Nonfiction > Abraham Lincoln > Political Debates Between Lincoln and Douglas > Page 391
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Abraham Lincoln (1809–1865).  Political Debates Between Lincoln and Douglas  1897.
 
Page 391
 
 
me talk to some gentleman down there among you who looks me in the face. We will say you are a member of the Territorial Legislature, and, like Judge Douglas, you believe that the right to take and hold slaves there is a constitutional right. The first thing you do, is to swear you will support the Constitution and all rights guaranteed therein; that you will, whenever your neighbor needs your legislation to support his constitutional rights, not withhold that legislation. If you withhold that necessary legislation for the support of the Constitution and constitutional rights, do you not commit perjury? I ask every sensible man if that is not so? That is undoubtedly just so, say what you please. Now, that is precisely what Judge Douglas says, that this is a constitutional right. Does the Judge mean to say that the Territorial Legislature in legislating may, by withholding necessary laws, or by passing unfriendly laws, nullify that constitutional right? Does he mean to say that? Does he mean to ignore the proposition so long and well established in law, that what you cannot do directly, you cannot do indirectly? Does he mean that? The truth about the matter is this: Judge Douglas has sung pæans to his “Popular Sovereignty” doctrine until his Supreme Court, co-operating with him, has squatted his Squatter Sovereignty out. But he will keep up this species of humbuggery about Squatter Sovereignty. He has at last invented this sort of do-nothing Sovereignty,—that the people may exclude slavery by a sort of “Sovereignty” that is exercised by doing nothing at all. Is not that running his Popular Sovereignty down awfully? Has it not got down as thin as the homœopathic soup that was made by boiling the shadow of a pigeon that had starved to death? But at last, when it is brought to the test of close reasoning, there is not even that thin decoction of it left. It is a presumption impossible in the domain of thought. It is precisely no other than the putting of that most unphilosophical proposition, that two bodies can occupy the same space at the same time. The Dred Scott decision covers the whole ground, and while it occupies it, there is no room even for the shadow of a starved pigeon to occupy the same ground.  7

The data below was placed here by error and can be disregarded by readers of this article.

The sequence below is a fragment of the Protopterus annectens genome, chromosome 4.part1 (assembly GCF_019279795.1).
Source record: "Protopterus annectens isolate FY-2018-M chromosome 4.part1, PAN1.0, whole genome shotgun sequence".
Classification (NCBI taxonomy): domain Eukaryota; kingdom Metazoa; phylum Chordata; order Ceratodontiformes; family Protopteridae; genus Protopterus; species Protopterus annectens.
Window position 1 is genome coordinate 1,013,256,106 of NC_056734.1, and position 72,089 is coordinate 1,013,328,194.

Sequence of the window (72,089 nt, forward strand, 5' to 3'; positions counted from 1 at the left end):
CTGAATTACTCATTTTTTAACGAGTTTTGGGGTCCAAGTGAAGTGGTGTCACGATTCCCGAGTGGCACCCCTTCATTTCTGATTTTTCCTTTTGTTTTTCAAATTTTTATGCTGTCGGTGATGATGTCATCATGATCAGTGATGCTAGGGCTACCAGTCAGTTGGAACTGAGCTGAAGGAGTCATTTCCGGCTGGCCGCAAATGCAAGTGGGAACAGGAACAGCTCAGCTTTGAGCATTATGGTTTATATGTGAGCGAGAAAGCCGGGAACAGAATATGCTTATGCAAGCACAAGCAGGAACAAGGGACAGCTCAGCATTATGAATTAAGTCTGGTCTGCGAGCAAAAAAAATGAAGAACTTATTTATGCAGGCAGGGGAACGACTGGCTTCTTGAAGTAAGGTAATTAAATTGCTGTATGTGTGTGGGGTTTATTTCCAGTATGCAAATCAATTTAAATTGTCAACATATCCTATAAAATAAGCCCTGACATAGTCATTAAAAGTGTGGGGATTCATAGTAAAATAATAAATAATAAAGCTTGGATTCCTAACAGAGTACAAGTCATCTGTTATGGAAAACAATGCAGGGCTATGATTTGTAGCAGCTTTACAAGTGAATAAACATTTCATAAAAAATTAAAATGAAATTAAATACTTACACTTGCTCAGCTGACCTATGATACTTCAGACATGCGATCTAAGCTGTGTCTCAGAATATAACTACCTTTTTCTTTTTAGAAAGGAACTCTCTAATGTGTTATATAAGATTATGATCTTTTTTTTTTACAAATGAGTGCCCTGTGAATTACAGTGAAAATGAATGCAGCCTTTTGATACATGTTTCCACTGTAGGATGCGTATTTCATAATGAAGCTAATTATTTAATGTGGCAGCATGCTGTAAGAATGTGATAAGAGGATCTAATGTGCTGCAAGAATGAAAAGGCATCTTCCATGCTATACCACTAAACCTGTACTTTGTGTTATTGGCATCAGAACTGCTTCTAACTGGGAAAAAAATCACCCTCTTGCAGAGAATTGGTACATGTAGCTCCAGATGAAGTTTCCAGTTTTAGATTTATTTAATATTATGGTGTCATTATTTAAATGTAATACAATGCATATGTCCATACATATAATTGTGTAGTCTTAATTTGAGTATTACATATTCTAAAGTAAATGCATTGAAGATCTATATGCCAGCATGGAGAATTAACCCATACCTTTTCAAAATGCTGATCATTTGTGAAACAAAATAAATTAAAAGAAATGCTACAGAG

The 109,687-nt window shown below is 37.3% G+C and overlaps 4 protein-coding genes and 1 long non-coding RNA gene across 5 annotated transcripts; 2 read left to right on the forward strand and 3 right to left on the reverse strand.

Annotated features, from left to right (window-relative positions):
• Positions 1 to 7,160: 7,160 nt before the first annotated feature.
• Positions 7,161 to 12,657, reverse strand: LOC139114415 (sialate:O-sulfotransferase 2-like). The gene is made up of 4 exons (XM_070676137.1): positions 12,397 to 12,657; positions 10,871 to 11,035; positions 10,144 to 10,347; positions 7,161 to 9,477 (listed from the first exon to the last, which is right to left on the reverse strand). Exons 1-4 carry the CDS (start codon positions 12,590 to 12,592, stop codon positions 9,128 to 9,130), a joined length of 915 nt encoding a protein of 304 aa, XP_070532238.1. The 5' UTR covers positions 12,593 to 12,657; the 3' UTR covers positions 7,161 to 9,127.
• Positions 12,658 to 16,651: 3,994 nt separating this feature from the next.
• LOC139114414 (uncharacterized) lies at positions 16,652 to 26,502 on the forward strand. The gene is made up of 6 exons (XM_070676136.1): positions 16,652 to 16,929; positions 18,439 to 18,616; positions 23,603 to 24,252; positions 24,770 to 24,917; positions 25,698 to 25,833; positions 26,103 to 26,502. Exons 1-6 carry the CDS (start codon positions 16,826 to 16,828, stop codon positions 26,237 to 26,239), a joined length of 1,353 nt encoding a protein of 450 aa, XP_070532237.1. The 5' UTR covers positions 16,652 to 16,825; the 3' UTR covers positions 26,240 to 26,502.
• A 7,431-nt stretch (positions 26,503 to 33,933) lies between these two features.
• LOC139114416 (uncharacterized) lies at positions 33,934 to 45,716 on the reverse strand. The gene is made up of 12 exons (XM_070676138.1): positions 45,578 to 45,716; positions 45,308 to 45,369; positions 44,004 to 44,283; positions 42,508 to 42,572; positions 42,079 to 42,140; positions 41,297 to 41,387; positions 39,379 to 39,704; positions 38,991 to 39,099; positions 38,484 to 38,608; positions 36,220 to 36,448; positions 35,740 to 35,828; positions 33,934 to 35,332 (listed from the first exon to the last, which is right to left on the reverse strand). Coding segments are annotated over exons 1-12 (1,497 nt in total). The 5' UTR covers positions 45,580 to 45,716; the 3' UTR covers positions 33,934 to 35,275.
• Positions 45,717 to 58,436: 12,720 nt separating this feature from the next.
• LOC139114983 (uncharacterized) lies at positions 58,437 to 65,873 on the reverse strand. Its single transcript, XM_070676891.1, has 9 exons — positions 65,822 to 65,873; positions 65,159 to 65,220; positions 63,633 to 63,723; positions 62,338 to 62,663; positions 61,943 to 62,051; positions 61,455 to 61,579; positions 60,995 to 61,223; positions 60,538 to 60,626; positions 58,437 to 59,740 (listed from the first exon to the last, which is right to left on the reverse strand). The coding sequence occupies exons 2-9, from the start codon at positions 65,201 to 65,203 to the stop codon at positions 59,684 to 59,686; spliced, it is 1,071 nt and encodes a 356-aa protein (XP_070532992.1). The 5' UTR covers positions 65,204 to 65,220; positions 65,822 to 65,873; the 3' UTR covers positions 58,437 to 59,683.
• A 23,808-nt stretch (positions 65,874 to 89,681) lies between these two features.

Judge Douglas, in reply to what I have said about having upon a previous occasion made the speech at Ottawa as the one he took an extract from, at Charleston, says it only shows that I
 

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